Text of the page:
The swirling noise and confident swagger of THE VRYLL SOCIETY feels like part of the furniture, with the band having been an integral part of Liverpool’s live circuit for some four years. Rarely does a gig from the five-piece go by without a barrage of positive reviews, and the group’s fanbase is growing beyond the boundaries of the city. It’s been a steady build and, with their first full-length LP due this summer, it’s difficult to recall a more highly-anticipated debut album.
Course Of The Satellite is the most summery album you’ll hear this year and its achingly retro cover alone is enough to cause tremors in the most hardened of musos’ hearts. The trippy world of dream-like geometric patterns may conjure up an essence of prog – and comparisons to Floyd, the Stones and early Verve are rife – but the band are very much in the here and now. The music has been described as many things, but shining out from its soul at all times is a ray of pure psychedelia, made all the more palatable by tight arrangements and sweet vocals from Ian Brown-alike frontman Mike Ellis.
The album follows on the heels of a string of wildly satisfying singles, which have been unspooling into ever more proggy territory since 2015’s Pangea EP; the recent Self Realization/La Jetee double A-side in 2016, followed by last year’s taster singles Shadow Of A Wave and Sacred Flight. Course Of The Satellite is a seamless progression from this, and finds the band pushing forward into uncharted territories, while retaining the sound that has built their following so far.
Guitarist Ryan Ellis is very much the ideas man at the heart of the band. Together with drummer Ben Robinson, he joins us to discuss the four-year gestation period of Course Of The Satellite, which Ben admits “came out much better than we thought… When we go to the studio it’s all under the microscope. In the practice room you can’t hear certain things, but in the studio you can hear everything and it’s all ironed out perfectly.”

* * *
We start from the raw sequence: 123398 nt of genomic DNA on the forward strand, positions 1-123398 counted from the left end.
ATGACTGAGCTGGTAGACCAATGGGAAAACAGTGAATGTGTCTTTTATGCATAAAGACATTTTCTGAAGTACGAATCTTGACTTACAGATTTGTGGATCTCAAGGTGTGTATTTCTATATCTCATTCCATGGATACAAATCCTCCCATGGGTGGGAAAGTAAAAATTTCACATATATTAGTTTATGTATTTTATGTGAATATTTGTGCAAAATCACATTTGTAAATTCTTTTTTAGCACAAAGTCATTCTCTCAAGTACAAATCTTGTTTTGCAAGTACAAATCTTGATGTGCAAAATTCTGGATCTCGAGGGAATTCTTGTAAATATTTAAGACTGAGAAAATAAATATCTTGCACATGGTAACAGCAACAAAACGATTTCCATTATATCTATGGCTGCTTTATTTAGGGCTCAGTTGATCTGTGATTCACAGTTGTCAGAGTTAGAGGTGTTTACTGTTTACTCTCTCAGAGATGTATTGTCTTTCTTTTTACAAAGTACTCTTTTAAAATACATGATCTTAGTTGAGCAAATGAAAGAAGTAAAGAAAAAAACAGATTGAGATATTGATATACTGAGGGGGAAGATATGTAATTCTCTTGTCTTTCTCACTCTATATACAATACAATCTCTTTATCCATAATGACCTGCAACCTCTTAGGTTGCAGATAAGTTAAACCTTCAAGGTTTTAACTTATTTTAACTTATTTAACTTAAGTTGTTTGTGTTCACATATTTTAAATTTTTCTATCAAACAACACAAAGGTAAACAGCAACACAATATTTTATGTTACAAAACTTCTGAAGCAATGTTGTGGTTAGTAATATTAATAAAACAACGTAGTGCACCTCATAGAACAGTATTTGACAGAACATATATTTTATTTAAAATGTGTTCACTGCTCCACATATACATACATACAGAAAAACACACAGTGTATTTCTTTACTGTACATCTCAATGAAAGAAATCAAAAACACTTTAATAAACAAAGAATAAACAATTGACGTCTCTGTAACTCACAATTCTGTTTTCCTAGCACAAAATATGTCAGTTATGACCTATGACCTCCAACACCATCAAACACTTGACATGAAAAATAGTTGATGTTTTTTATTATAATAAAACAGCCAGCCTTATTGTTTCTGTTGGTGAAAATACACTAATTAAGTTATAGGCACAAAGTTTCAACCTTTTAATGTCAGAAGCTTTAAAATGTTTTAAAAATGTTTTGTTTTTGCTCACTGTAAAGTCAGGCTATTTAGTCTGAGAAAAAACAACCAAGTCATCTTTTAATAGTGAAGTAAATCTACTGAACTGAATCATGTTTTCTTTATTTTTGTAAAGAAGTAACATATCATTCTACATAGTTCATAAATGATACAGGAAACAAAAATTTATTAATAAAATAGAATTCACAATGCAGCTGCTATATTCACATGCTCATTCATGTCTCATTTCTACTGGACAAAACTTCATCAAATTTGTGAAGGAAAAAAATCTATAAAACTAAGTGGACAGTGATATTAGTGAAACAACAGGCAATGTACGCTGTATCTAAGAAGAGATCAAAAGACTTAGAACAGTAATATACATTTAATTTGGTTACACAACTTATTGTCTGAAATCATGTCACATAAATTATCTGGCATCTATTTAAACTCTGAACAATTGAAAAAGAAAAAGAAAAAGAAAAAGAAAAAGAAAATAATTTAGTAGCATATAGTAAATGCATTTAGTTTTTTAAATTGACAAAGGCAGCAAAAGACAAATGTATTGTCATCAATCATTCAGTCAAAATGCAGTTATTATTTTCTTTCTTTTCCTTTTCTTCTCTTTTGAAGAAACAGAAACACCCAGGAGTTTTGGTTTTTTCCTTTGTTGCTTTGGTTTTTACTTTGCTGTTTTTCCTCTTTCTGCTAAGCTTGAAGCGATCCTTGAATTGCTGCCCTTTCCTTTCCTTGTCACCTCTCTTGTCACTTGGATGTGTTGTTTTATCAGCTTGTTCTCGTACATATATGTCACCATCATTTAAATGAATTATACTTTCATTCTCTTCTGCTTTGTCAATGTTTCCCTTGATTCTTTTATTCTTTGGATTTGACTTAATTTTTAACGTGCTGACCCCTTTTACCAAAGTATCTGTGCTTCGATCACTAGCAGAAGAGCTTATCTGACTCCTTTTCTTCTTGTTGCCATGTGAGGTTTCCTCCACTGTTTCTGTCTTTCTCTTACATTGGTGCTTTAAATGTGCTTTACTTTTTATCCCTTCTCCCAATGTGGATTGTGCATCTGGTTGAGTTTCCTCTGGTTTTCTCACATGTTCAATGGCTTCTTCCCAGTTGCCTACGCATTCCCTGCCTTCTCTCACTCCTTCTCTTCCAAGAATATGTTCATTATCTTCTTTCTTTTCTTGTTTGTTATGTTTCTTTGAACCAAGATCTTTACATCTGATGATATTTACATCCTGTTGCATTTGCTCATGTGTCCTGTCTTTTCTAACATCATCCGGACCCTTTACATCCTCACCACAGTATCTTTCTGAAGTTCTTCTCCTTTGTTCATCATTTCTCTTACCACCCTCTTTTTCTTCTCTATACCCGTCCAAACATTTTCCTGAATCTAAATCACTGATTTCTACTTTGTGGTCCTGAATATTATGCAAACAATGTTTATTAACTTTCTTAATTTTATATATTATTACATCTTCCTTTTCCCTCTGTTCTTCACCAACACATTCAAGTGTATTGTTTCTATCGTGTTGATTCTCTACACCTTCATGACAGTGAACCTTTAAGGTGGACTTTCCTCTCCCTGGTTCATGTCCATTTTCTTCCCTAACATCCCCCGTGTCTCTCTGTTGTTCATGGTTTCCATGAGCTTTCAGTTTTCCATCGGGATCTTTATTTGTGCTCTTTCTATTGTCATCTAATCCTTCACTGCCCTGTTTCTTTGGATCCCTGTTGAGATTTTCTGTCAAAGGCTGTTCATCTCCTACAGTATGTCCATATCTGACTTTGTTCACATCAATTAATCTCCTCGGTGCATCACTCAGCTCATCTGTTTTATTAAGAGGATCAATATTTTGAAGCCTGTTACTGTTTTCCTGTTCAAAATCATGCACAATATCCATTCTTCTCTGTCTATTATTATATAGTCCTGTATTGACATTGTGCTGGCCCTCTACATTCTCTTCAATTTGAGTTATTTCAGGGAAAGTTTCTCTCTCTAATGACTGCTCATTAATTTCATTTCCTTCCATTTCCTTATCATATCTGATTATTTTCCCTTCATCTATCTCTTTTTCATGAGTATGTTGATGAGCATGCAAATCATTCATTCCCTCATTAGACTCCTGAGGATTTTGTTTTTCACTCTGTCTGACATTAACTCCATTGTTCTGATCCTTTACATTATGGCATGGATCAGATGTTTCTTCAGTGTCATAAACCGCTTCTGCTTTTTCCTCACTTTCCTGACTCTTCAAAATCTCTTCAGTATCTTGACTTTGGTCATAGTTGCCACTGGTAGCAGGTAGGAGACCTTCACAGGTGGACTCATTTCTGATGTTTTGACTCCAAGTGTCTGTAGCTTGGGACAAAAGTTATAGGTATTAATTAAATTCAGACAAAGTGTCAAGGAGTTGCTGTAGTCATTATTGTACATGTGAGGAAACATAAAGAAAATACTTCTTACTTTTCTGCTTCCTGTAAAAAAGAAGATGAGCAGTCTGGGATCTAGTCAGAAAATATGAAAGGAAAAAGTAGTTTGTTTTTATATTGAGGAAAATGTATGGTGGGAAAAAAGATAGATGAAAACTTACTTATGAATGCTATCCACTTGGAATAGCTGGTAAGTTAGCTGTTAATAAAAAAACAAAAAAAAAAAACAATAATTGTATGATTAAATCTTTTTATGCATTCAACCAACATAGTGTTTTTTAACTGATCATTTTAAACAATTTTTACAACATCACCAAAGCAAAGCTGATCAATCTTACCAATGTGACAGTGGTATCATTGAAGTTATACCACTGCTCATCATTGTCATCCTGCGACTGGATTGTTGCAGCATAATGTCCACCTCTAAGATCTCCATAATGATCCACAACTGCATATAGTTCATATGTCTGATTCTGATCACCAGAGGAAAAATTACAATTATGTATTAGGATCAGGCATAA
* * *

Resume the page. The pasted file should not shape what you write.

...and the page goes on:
The band are clearly pleased with the album and are eager to talk about it. Like many Liverpool musicians, they are young and hugely grateful with the way fate has led them to this point. Throughout the course of the morning it’s refreshing to share in the laughter and pick up on their enjoyment of simply being in a great band. Still, I ask them if the four-year wait for an album was part of any kind of master plan or them dragging their heels.
“Halfy-half,” admits Ryan. “We stayed in the practice room for a while making sure everything was perfect before we went out touring. Then we had to just wait for some money to come in so we could actually go and do the album.”
“We toured too much,” adds Ben, with a certain frankness. “Too many gigs, too close together. After a couple of years of doing loads of festivals we kind of stopped for a bit to focus on planning the album. Three or four of the songs on the album were only written two months or so before we went into the studio. We knew what we needed for the album and if we didn’t have it then we needed to write it.”
The Vryll live experience is much more visceral than the album sounds, with a certain amount of control exercised on the recorded material. I ask if this is a conscious decision – or even something they notice?
“When we play live we don’t want to just sound like any other band playing, y’know?” explains Ben. “We want to sound amazing and as good as we possibly can, so we’ve tightened it up a lot and introduced some new sounds.”
It has been well documented that the band were founded and nurtured by the much-missed Alan Wills for his now iconic Deltasonic label, but this is a vital part of the Vrylls’story. The label’s stable of great bands (including The Coral, The Zutons, Hidden Charms and now Psycho Comedy) are all vital to Liverpool’s musical geography, and The Vryll Society are an integral part of that picture. The band were a major component in Alan’s future plans, and their success feeds from his legacy.
“It’s a very big deal for us to be on that label,” Ben tells me. “Alan was there for us from the start, he came to our praccy room when we were rubbish, he came down and said, ‘You need to do this and that’. His take was, ‘If you want to do this – do as I say and if you don’t then don’t’. We were just like, ‘Fucking hell!’ cos he was so harsh, but it was so worth it.”
“In the end you just think it’s hilarious, how harsh some of the stuff he’d say was,” agrees Ryan, to which Ben adds: “He didn’t give a fuck – he said what he thought and that was it. If he didn’t like it, he didn’t like it. But the thing was, he’d proved himself, he was able to have that cockiness. Now as Ann [Heston, Alan’s partner] has taken over, she’s helping so much, doing so much work for us; they’re both so important to us.”